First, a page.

The 7 Point Plan That Took Me From Networking Novice To The Center Of Connectivity

Networking was one of those things I was always doing “tomorrow.” 

It was so much easier to sit down and work on my resume, or change some word choices on my LinkedIn. They were easy and they made me feel like I accomplished something. But really it was like treading water. 

I tread this water for months, thinking I was moving somewhere but I was only moving with a gentle current. My actions weren’t actually propelling me in any direction. I wasn’t getting any hits on my LinkedIn, I wasn’t getting any call backs on my resume. 

Was I not good enough?

Eventually I had enough and “tomorrow” came. I was going to connect with people. I had the goal. So I jumped on LinkedIn and found a bunch of people who are in roles I’d like to be in and hit “connect.” That day I must have sent out 100 connection requests. You know how many connections I got? 14.

That’s it, just 14 connections. So, I continued to tread water for a few more weeks, feeling defeated, desolate, and without any job offers. 

It wasn’t until winter break that I finally had the time to sit down and think about this. Why was it so hard? And then I realized it was because I didn’t have a plan. Networking is a huge umbrella term that encompases so many interactions you can’t simply go out and “network.” You have to have a plan.

Why You Need A Networking Plan

Networking is an essential skill to propel your career. You can have it and develop it, but will never get good at it unless you practice, practice, practice. 70% of people report connections at a company is the reason why they got at least one job offer throughout their career. Networking can lead to new job opportunities and referrals, which are the fastest way to being hired. Being hired through a referral typically takes 29 days, while traditional hiring can take a couple of months. 

Since the COVID-19 pandemic, LinkedIn’s engagement has increased by 55%. And with the current industry trend of a decentralized workforce, this engagement level will likely high remain for a long time to come. 

Virtual networking is here to stay and requires more planning than traditional networking. During the pre-COVID era, networking was done in person – at conferences or networking events. All you had to do was show up and mingle.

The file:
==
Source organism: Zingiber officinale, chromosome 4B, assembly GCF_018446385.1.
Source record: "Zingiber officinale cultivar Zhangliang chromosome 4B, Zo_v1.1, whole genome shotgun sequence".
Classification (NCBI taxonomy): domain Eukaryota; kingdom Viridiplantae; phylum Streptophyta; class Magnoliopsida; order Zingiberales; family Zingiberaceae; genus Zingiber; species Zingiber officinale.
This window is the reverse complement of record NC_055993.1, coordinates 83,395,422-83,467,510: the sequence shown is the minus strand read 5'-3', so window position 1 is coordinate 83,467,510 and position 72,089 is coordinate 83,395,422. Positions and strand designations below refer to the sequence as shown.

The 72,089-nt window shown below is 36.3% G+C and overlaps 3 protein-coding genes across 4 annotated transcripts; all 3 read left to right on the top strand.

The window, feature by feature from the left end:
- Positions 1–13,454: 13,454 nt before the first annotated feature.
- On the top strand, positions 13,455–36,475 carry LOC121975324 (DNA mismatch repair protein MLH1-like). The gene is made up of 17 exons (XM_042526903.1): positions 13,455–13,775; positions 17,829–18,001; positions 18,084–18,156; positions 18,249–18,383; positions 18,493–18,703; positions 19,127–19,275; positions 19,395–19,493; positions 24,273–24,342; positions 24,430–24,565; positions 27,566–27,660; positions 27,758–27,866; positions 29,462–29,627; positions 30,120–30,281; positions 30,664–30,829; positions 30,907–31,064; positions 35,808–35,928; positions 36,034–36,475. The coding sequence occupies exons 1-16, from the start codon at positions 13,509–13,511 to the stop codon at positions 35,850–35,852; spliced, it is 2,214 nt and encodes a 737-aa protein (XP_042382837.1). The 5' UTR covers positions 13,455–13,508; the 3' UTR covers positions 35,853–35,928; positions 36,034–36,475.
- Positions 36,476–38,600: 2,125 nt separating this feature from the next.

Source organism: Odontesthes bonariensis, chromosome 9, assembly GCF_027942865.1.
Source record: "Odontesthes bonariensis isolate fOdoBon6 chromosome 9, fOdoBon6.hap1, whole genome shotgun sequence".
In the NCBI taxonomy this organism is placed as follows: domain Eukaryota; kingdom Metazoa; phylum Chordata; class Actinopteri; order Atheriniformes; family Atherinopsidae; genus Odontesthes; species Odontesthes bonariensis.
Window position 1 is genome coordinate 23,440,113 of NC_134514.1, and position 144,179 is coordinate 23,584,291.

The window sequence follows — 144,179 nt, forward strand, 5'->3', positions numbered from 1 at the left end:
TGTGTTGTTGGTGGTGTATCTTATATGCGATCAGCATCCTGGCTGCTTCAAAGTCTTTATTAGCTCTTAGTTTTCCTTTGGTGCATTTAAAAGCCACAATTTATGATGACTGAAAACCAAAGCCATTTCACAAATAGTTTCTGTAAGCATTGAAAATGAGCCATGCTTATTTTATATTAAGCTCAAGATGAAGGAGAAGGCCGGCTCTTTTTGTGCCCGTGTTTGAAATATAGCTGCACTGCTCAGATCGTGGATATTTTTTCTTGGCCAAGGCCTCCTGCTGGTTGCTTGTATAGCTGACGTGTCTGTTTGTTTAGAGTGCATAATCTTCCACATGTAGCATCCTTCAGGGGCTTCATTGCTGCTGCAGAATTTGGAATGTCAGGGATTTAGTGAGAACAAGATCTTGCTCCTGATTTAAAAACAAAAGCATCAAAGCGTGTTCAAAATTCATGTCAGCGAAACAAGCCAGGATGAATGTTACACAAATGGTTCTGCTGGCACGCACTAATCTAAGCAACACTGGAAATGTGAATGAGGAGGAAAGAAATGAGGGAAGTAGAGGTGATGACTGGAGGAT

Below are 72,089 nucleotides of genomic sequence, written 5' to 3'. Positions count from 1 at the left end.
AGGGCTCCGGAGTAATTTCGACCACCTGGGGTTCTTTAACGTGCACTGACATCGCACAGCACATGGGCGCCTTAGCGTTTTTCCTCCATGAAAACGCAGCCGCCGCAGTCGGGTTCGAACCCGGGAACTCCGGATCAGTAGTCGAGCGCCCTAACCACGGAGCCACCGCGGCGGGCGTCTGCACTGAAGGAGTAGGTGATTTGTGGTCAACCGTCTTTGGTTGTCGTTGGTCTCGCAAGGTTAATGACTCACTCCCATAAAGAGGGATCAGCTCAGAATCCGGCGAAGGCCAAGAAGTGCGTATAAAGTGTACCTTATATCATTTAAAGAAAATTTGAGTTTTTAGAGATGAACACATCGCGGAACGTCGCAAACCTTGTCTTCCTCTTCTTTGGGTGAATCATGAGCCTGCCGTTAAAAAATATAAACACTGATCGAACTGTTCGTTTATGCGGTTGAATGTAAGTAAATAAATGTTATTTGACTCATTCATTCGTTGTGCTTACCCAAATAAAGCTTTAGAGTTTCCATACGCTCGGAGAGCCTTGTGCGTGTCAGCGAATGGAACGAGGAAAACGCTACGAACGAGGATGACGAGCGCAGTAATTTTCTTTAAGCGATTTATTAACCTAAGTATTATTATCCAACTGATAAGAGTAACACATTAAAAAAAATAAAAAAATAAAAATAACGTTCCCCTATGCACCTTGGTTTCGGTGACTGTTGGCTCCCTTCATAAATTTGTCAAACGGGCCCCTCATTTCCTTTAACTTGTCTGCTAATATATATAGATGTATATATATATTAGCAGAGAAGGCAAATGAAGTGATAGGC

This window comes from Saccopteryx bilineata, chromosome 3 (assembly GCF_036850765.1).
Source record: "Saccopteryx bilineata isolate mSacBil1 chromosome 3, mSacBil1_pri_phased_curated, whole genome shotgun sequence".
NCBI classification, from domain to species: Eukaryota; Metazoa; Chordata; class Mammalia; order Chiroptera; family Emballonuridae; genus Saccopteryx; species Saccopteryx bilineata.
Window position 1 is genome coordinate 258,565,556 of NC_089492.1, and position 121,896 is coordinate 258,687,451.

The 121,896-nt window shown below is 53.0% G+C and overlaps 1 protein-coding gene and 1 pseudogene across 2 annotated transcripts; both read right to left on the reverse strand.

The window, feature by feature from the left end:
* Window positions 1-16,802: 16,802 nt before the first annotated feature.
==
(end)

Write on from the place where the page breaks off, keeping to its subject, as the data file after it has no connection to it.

Now, with virtual networking each person needs a good strategy in order to be effective and efficient. You have to plan your own networking events, which usually occur through one-on-one virtual informational interviews.

Here is the 7 point plan that took me from networking novice to the center of connectivity.

1. You must make the mind shift

Networking is hard. Networking is tiring. I’m not good at networking. Any of these sound like you? Networking is all of these things, if you let it be. However, you can easily frame this in another light. Networking is an exciting opportunity to meet new people and learn about opportunities. 

New situations can be scary and overwhelming, but so is getting a PhD. Most people think it’s crazy to get a PhD, why would you spend so many more years back being a ‘student’? But if you got a PhD, you have the right mindset to face new and scary situations. You had the determination and the foresight to know this PhD is what you wanted to do. You can do the same thing with networking. If you are anxious about networking, acknowledge that, but don’t let it deter you from developing new connections. Like anything, the more you do it, the better you will become and soon it will be as natural as writing an abstract, performing that experiment for the 1000th time, or endlessly talking about your research. 

Most people believe that they are good at faking a smile, looking engaged in a conversation they don’t really want to be at. In reality, no one is good at this. If you go into networking with the wrong mindset, believing this is not going to help your career or that you are bad at networking, you will fail. Before you plan anything else, you must make the mindshift and understand how networking can help you. Without this it is pointless to move forward.

2. Make an MVP list

Who do you want to connect with? This can be the hardest part. With 7 billion people in the world, who should you contact? Before the age of computers, you could only network with people close to you geographically but now you can connect with everyone. This is both exciting and overwhelming. 

Your MVP list is unique to you. This is your list of ‘influencers’ in your industry. But don’t be afraid to branch out from your niche. People from different backgrounds will provide interesting perspectives. 

To create a really solid list, come up with about 50 names. The majority of these names should be people you have some connection with already. Maybe it’s an editor at an academic journal you are interested in applying at or maybe it’s alumni at your school. These will be the easiest connections to grow as you already have some contact with them. Ten percent of this list should be the top people in your industry. These are people that are currently out of your reach (but not forever). This might be someone like Neil deGrasse Tyson if you want to be a science communicator. These would be people you aspire to be like. The rest of the list should be people somewhere in between.

This is not a rigid list, it should be dynamic. As you make new connections, you can adapt this list and add new people you’d like to connect with. By spending some time making your MVP list, you take the stress out of deciding with whom you want to connect. As you increase your connections,you will also increase your industry credibility. Maybe Neil deGrasse Tyson is out of reach now, but once you connect with the other 49 MVP members, he’ll be much closer.

3. Develop an exhaustive questions list